Should We Use Antitrust Law Against Google or Facebook?

Jul 17, 2017

The timing couldn't have been better, at least for attendees of Fortune's Brainstorm Tech conference this week in Aspen, for Jonathan Taplin's recent essay in The Wall Street Journal titled "Can the Tech Giants Be Stopped?"

A lot of tech giants and their investors will be joining us in the mountains. They have many things on their minds, and among them are the difficult questions Taplin raises. Amazon (amzn) sucks the life out of retail competitors, Taplin argues. Google (googl) and Facebook (fb) have vanquished what was the news industry-without contributing to the production of democracy-sustaining journalism that was the finest work of newspapers. They and a few others promise to dominate applications of artificial intelligence while paying little heed to the job-killing ramifications of the new technology.

Taplin, who expands on these arguments in his book, Move Fast and Break Things: How Facebook, Google, and Amazon Cornered Culture and Undermined Democracy, has a solution. Antitrust regulators should temper the power of these giants, just as they did with different degrees of success with AT&T (t), IBM (ibm), and Microsoft (msft).

It's a fascinating assertion, if not an airtight one. Taplin argues, for example, that if the Justice Department hadn't forced Microsoft to open up access to its browser Google wouldn't have existed. But Google was part of at least two other efforts at alternative browsers, Mozilla and Chrome. And Netscape, which battled Microsoft, faded from view. Google also does well on browsers it doesn't control, like Apple's (aapl) Safari.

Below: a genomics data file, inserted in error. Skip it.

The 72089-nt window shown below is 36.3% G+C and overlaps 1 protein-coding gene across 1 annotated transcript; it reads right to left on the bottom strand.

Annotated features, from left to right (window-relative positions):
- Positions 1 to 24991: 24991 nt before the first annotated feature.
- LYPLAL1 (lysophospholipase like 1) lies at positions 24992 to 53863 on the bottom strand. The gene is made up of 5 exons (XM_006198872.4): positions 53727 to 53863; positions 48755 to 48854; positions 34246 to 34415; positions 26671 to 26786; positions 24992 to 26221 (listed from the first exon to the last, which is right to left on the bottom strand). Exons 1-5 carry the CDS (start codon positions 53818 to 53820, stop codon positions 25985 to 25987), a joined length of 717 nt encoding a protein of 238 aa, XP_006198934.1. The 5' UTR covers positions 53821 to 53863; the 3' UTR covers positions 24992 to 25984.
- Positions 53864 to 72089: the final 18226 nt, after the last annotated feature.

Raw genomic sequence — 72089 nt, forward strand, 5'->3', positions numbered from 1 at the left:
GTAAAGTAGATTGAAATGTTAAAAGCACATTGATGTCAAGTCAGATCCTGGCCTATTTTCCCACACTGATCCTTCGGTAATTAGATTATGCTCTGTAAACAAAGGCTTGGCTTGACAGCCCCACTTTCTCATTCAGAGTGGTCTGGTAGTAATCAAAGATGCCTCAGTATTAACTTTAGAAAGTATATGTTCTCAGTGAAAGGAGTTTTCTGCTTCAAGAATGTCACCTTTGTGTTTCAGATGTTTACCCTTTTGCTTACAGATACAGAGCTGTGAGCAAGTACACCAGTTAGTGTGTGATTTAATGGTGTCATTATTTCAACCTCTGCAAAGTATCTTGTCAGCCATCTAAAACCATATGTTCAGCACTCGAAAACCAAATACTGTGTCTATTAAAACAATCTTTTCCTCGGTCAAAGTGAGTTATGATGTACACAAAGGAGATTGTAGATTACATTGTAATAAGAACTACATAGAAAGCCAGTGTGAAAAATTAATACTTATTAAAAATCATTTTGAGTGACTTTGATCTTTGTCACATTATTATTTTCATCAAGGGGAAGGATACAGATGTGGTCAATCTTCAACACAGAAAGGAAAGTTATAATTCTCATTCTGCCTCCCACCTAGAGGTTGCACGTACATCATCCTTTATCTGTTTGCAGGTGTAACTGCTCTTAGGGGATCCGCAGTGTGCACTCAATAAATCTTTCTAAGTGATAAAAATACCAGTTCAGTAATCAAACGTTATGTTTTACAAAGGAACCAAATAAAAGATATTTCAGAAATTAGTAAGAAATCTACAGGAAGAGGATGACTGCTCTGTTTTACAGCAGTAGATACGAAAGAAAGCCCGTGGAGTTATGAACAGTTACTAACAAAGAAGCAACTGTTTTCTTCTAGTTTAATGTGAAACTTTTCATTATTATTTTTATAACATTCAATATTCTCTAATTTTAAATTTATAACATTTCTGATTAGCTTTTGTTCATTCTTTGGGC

Bigness and power confer great privilege and leverage, but they also attract great scrutiny. And yet, Amazon's prowess didn’t stop Netflix (nflx) from becoming its competitor. Google has struggled mightily to find a non-search-ad-related hit.

Competition is at least as powerful as antitrust actions. The question I'd focus on isn't can tech giants be stopped, but rather how big is too big? When does a tech giant become too easy a target and too sclerotic to beat back new competitors?

Maybe this all will come up this week.

Adam Lashinsky
@adamlashinsky
adam_lashinsky@fortune.com

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